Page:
Weaponized agencies won’t focus on real threats, just targets dictated by their Dem overlords.
The FBI violated civil liberties against George Floyd protesters and Jan. 6 participants through the improper use of a surveillance tool, according to a filing from the Foreign Intelligence Surveillance Court (FISC) unsealed Friday, that undercuts claims by FBI Director Christopher Wray that the bureau had reformed its process for using it.
The revelation is certain to place pressure on Congress, which must decide this year whether to renew the law permitting the bureau’s use of the Section 702 database. The April 2022 opinion from the FISC, which the Washington Post obtained, indicated that the bureau had improperly made use of the database more than 278,000 times, including against the aforementioned groups, crime victims, and political donors.
The FBI insists it has reformed its use of the database, though the bureau’s critics, among them conservative lawmakers
“Chris Wray told us we can sleep well at night because of the FBI’s so-called FISA reforms. But it just keeps getting worse,” said House Judiciary Chairman Jim Jordan to Just the News.
The FBI may only access the Section 702 database when seeking information related to foreign intelligence or evidence of crimes.
The Federal Bureau of Investigation improperly searched a trove of intelligence gathered through a foreign spying law for information on people suspected of participating in the Jan. 6, 2021 attack on the U.S. Capitol and the George Floyd protests, a court opinion released Friday showed.
Despite a lack of evidence, the FBI performed more than a dozen searches of raw foreign intelligence data related to people believed to be involved in the Capitol riot to hunt for foreign ties, the court said. Separately, three Jan. 6 searches were conducted that used more than 23,000 search terms such as an email account to look for evidence of foreign influence in relation to an unidentified group involved in the riot. The Justice Department later determined there was insufficient factual support for the searches.
……In a separate incident, the bureau ran the names of 19,000 American donors to an unnamed congressional campaign through the foreign intelligence database. An official said the search involved a congressional candidate and not a current member of Congress. A later review by Justice Department lawyers concluded that only eight of the thousands of individuals had a plausible connection to foreign government activity.
FBI officials also ran more than 400 U.S. defense contractors and holders of security clearances through the foreign intelligence database despite no evidence they were being targeted by a foreign power. And between 2016 and 2020, the FBI routinely ran names of people who appeared in police homicide reports, “including victims, next-of-kin, witnesses and suspects.”
The revelations were contained in a heavily redacted opinion of the secret Foreign Intelligence Surveillance Court, which said the violations were significant and often due to analysts not understanding existing search rules. The names were searched in a vast database of phone calls, text messages, emails and more gathered under a foreign eavesdropping law known as Section 702 of the Foreign Intelligence Surveillance Act. Intelligence and surveillance activities under the law are supposed to be limited to targeting foreign nationals located abroad who are believed to be agents of a foreign power or members of an international terrorist group.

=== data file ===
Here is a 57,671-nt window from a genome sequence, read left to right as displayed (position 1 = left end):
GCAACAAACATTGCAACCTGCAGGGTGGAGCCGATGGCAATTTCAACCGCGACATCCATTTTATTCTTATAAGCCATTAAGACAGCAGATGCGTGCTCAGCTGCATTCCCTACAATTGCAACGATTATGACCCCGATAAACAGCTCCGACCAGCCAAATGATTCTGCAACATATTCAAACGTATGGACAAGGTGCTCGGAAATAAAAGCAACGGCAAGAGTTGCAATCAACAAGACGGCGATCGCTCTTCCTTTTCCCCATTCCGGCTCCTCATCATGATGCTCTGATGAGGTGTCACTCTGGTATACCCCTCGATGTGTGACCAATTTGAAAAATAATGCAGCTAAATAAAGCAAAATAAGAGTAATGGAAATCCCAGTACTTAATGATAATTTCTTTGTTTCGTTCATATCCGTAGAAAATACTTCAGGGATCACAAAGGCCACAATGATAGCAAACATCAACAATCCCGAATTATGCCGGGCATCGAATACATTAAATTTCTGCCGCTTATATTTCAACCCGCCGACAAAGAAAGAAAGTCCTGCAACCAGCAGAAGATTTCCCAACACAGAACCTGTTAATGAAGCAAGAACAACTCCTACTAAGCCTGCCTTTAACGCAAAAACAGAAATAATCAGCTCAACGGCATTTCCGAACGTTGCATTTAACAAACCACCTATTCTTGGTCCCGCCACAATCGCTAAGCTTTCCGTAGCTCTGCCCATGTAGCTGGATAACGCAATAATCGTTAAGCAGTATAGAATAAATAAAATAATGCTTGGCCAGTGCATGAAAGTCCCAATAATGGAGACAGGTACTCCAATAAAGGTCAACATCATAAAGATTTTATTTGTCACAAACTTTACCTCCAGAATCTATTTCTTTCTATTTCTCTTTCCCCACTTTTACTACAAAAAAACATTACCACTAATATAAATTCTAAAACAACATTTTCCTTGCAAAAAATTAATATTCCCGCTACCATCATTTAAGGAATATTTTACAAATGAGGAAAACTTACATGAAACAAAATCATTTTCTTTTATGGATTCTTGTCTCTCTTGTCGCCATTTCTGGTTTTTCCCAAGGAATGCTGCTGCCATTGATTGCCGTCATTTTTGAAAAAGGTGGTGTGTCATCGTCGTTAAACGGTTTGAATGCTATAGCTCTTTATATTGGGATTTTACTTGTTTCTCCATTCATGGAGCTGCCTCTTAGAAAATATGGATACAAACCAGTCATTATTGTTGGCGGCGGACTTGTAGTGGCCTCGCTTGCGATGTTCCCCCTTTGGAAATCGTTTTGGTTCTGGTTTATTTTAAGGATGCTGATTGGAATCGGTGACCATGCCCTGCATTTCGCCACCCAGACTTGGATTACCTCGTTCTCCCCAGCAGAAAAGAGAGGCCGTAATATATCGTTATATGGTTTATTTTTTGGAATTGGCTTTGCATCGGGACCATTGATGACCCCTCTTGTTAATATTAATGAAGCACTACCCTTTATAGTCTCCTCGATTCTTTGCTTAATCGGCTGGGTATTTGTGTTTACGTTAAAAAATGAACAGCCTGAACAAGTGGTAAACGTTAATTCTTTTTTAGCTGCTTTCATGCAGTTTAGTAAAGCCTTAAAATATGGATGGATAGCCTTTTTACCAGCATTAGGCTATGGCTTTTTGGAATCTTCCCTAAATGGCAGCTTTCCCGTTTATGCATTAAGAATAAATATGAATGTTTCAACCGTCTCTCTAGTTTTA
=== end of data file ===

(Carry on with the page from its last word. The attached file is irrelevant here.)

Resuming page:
But because of the nature of modern, globally linked digital communications, U.S. spy agencies collect a great deal of information about Americans through the program, such as when an American is talking to someone abroad. Under existing law, the FBI may search its data about Americans in some instances, without having to obtain a warrant.
Biden administration officials say the law is one of the government’s most vital national security tools, but privacy advocates from both ends of the political spectrum have pushed for changes in part due to how it has been used to search data belonging to Americans.
The revelations are the latest examples to demonstrate what critics say are inappropriate uses of the spying powers at issue. They underscore many of the concerns that privacy advocates have raised about U.S. intelligence programs after the Sept. 11, 2001, terrorist attacks: that the vast troves of internet data collected by the federal government ostensibly for intelligence gathering are being routinely used in domestic criminal matters.
The FBI used to be known for law enforcement. Now, it engages in violating civil liberties, suppressing evidence of Biden family crimes, destroying exculpatory evidence, targeting Catholics, suppressing free speech, encouraging citizens to turn in their “extremist” relatives, violating the right to privacy, and rounding up dissidents.
All in the name of “national security”.
Meanwhile, Antifa and BLM thugs rampage across the U.S. committing arson, murder, assault, and vandalism of property. They even set fire to the FBI’s main territory in DC. None of them were tracked down and hauled off to Biden’s Gulag.
The FBI and the DOJ need to be dismantled from the top down. The criminal malfeasants in both agencies should be indicted and prosecuted. We know that won’t happen because agencies weaponized by Dem regimes trample all over the Constitution while Congress does nothing. All the hot air and indignation during oversight hearings are a dog and pony show.